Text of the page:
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The Joy of Giving

I have a friend, Nidhi, who lives, like I do, in a combined family, several branches and generations of a family living under one roof.  Her husband Samir is the eldest son of the family.  Nidhi is a housewife, while her husband's younger brother's wife is a manager.  The second couple have two incomes and live very well, have a very good car etc., while Nidhi's husband is the sole earner of their unit.  Nidhi is irked, however, by the fact that her husband Samir pays the lion's share of the household bills on the grounds that he is the elder brother and has a responsibility to take care of the family.  She has argued with with him repeatedly over this.  The final straw came just a week ago.  Samir came home a bag of samosas for his family to eat.  These are delicious pastries filled with potato curry, excellent with hot tea.  Before he distributed the snacks to his own family, he gave some to his elderly mother (naturally) and then insisted on walking into his brother's room and offering samosas to every member of his family.  The result was that there were just two samosas left when he gave the bag to Nidhi.  For him, Nidhi and their two children.

"We can share them," he said, somewhat sheepishly.  "Didn't realize we'd need so many."  Nidhi just turned her eyes heavenwards.  What was the point in arguing?  It was useless to argue with Samir.  He's too kind to argue with.  Moreover, Nidhi knew that if she told Samir that his brother's wife had made a big plateful of pakodas which she had shared with the elderly mother but not Nidhi and her two children, Samir would accuse her of being immature, selfish  and comparing herself with others.

"There is no joy in giving to people who have so much already, especially when one is left short by it," she told me afterwards."

A few days later, Nidhi found a sadhu (holy beggar) at the gate, begging for some cloth to keep him warm in the cold weather.  The sadhu was thin, dark and bony,  His matted hair hung down his body.  He wore a loin cloth and a jute sack around his bare back.  Her heart went out to him.  She went inside the house and took out a long, woollen shawl sometimes worn by Samir.  Knowing well that Samir had other shawls, she gave the shawl to the old sadhu, who put it on immediately.  It warmed her heart to see him happy. Nidhi felt great joy in her heart to give something useful to this creature in need.

She thanked God for showing her the joy of giving.  But she is adamant about one thing.

"Next time Samir comes home with something to eat, I'll take the bag from his hand at the door and tell him to sit down and leave the distribution to me," she told me.  "I'll serve my family first and whatever is left, I'll share with the others."

She's absolutely right, of course!

This is the weekly post for my blogging group, the Loose Blogging Consortium.  We post weekly (usually simultaneously) on a given topic and visit each other to see the different takes we have on the same topic.  We are, in alphabetical order, Conrad, Delirious, Rummuser,  Grannymar, Magpie, Maria SF, ocdwriter, Padmum, Paul, Rohit and Will.  If you have time, please visit my friends too.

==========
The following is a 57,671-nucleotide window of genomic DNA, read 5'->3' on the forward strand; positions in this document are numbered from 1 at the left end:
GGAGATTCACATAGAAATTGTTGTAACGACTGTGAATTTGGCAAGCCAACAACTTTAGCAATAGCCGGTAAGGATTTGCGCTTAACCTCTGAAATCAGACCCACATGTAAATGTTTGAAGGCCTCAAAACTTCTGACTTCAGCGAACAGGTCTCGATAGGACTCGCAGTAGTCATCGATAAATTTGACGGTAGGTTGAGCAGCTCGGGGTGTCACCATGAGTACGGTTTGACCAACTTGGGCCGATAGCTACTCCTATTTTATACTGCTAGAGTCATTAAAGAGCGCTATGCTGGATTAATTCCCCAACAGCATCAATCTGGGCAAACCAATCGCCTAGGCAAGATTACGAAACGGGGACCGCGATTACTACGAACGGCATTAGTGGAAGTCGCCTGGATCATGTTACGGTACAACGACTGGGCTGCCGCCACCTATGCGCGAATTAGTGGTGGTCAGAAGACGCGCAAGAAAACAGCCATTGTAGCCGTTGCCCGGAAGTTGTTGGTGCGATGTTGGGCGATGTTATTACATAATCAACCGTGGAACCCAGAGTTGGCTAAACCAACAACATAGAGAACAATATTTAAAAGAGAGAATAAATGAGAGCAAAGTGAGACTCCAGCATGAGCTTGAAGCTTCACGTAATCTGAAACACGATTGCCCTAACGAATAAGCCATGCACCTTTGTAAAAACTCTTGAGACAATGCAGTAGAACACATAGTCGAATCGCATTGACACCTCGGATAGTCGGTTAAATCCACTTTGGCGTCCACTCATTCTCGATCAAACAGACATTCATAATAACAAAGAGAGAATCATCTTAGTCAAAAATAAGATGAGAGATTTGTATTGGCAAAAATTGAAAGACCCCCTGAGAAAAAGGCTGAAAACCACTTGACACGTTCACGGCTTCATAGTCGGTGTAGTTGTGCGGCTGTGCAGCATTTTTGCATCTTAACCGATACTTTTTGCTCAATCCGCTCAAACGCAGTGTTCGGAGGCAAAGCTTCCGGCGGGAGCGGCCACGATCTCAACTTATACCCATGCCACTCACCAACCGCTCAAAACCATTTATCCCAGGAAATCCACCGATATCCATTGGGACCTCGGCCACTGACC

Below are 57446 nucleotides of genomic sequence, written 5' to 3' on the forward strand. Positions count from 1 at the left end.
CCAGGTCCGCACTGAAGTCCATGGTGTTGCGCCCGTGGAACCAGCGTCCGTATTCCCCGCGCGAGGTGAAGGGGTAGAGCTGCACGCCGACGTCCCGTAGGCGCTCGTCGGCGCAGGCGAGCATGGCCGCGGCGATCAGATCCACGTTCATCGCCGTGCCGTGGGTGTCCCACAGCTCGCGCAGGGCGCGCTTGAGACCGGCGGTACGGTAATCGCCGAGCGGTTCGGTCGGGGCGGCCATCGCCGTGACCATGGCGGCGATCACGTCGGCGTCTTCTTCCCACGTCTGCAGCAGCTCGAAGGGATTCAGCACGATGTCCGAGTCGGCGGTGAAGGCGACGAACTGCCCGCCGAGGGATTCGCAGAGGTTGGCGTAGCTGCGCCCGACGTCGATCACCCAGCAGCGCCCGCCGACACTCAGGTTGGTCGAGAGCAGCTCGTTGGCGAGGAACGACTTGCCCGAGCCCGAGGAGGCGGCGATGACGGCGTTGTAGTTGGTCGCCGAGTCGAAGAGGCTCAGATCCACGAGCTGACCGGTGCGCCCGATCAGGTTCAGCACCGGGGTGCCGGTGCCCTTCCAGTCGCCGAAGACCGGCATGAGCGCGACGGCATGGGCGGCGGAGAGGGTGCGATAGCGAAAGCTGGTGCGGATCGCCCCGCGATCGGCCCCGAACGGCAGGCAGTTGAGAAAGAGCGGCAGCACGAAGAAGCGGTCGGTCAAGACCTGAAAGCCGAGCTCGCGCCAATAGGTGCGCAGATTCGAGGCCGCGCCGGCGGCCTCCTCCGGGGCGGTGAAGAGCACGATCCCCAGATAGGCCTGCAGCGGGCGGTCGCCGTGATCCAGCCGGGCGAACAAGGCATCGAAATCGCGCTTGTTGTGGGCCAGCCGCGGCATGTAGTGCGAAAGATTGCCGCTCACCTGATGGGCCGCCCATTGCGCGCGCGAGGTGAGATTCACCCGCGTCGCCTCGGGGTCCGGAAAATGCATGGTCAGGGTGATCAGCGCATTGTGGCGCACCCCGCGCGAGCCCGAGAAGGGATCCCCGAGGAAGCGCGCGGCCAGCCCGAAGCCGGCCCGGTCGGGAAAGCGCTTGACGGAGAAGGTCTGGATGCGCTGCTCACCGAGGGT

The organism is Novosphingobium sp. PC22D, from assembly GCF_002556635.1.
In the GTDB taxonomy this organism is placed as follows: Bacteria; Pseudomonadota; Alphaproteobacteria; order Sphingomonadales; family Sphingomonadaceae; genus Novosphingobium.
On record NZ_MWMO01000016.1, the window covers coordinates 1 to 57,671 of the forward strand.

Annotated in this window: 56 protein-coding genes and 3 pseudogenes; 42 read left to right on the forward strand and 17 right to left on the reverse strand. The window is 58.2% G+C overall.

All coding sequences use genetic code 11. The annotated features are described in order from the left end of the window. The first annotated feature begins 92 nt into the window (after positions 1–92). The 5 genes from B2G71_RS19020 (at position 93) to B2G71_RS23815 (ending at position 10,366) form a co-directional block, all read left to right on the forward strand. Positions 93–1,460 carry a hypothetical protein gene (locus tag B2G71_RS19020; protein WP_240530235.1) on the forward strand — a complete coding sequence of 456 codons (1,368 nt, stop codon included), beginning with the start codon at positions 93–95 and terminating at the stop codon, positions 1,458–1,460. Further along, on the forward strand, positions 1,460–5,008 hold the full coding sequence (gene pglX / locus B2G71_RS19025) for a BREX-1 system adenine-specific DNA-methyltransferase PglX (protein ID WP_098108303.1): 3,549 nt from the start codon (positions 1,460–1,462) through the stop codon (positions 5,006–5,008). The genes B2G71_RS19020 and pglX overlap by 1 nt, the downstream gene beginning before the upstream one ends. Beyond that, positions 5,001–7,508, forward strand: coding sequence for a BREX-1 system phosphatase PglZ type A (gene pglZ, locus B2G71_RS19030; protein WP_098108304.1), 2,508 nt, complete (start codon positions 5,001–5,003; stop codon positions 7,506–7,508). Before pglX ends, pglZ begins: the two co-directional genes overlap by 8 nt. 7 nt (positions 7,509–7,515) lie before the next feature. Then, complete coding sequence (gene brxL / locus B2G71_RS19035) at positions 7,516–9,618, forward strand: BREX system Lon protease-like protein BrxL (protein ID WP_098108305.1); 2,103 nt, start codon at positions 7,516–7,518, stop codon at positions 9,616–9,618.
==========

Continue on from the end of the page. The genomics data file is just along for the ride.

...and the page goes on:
This topic 'The Joy of Giving' was suggested by Rohit.


  1. This is the common feature of living in a joint family. My father-in-law was like that--distributing everything even before he reached home.

    We tend to think that we are well off only because of his generosity and the good karma that he created.

    My mother cooked and served food to hundreds of people..never asked who they were, what cast, creed or religion. She also helped many with their medical problems, going with ill friends to hospitals and taking care of them. People still remember her cooking and her caring.

  2. Yes, some are much better at distribution. This is true of societies as well as individuals. As you say, it often goes to those without true need.

  3. Sharing is lovely, but above all, sharing should be practical. If someone ignores the need of his or her dependents in order to look good in the eyes of others it is definitely time to get one's priorities in order.

  4. I have only read a few of the Friday Theme, but it is so interesting to see the "stories around giving" and also of the "taking"

    We can learn so much from one another's culture and family way of life - thanks

  5. Hi Maria,

    Great theme! Joy of giving- it's a wonderful feeling, don't you agree?

  6. Oh this made me smile....

    It is so hard to constantly swallow disrespectful, thoughtless behavior. Usually when faced with someone in lesser straits, our hearts are replenished. So hard as a Christian to constantly turn that other cheek; I love samosas and would be hard-pressed to think charitable notions toward those who ill deserved them. I think to the parable about the talents. Sometimes we're put into moments when a little managing is a good thing.

  7. Ah, family politics! How many homes in India face exactly the same situations! There is only one solution and that is getting to be the most popular one too in all the big cities of India. Go to nuclear family situations.


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